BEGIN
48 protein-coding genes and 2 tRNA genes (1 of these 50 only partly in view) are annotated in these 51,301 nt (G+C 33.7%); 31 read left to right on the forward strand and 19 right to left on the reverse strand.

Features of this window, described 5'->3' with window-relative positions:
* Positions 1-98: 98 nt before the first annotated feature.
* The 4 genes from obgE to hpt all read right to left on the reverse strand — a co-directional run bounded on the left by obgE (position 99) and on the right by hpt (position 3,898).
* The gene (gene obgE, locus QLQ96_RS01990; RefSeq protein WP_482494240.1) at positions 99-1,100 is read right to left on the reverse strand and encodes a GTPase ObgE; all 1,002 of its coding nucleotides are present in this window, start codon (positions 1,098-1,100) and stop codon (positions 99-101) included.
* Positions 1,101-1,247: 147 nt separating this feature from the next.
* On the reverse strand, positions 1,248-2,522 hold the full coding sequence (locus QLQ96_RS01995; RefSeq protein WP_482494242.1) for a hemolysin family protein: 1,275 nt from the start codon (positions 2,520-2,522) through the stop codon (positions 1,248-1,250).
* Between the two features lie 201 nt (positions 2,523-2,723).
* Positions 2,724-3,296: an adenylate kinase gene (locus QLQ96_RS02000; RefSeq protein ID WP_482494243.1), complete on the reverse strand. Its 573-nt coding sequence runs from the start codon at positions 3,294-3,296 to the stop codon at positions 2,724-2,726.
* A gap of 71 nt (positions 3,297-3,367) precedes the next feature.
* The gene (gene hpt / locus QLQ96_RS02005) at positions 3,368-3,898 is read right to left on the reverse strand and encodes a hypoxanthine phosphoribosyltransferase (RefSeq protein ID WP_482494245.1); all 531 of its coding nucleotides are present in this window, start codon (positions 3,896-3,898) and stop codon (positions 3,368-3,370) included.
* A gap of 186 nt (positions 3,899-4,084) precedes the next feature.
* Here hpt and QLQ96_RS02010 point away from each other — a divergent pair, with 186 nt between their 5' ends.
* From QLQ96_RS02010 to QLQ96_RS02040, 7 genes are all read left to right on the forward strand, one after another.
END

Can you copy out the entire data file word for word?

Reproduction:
48 protein-coding genes and 2 tRNA genes (1 of these 50 only partly in view) are annotated in these 51,301 nt (G+C 33.7%); 31 read left to right on the forward strand and 19 right to left on the reverse strand.

Features of this window, described 5'->3' with window-relative positions:
* Positions 1-98: 98 nt before the first annotated feature.
* The 4 genes from obgE to hpt all read right to left on the reverse strand — a co-directional run bounded on the left by obgE (position 99) and on the right by hpt (position 3,898).
* The gene (gene obgE, locus QLQ96_RS01990; RefSeq protein WP_482494240.1) at positions 99-1,100 is read right to left on the reverse strand and encodes a GTPase ObgE; all 1,002 of its coding nucleotides are present in this window, start codon (positions 1,098-1,100) and stop codon (positions 99-101) included.
* Positions 1,101-1,247: 147 nt separating this feature from the next.
* On the reverse strand, positions 1,248-2,522 hold the full coding sequence (locus QLQ96_RS01995; RefSeq protein WP_482494242.1) for a hemolysin family protein: 1,275 nt from the start codon (positions 2,520-2,522) through the stop codon (positions 1,248-1,250).
* Between the two features lie 201 nt (positions 2,523-2,723).
* Positions 2,724-3,296: an adenylate kinase gene (locus QLQ96_RS02000; RefSeq protein ID WP_482494243.1), complete on the reverse strand. Its 573-nt coding sequence runs from the start codon at positions 3,294-3,296 to the stop codon at positions 2,724-2,726.
* A gap of 71 nt (positions 3,297-3,367) precedes the next feature.
* The gene (gene hpt / locus QLQ96_RS02005) at positions 3,368-3,898 is read right to left on the reverse strand and encodes a hypoxanthine phosphoribosyltransferase (RefSeq protein ID WP_482494245.1); all 531 of its coding nucleotides are present in this window, start codon (positions 3,896-3,898) and stop codon (positions 3,368-3,370) included.
* A gap of 186 nt (positions 3,899-4,084) precedes the next feature.
* Here hpt and QLQ96_RS02010 point away from each other — a divergent pair, with 186 nt between their 5' ends.
* From QLQ96_RS02010 to QLQ96_RS02040, 7 genes are all read left to right on the forward strand, one after another.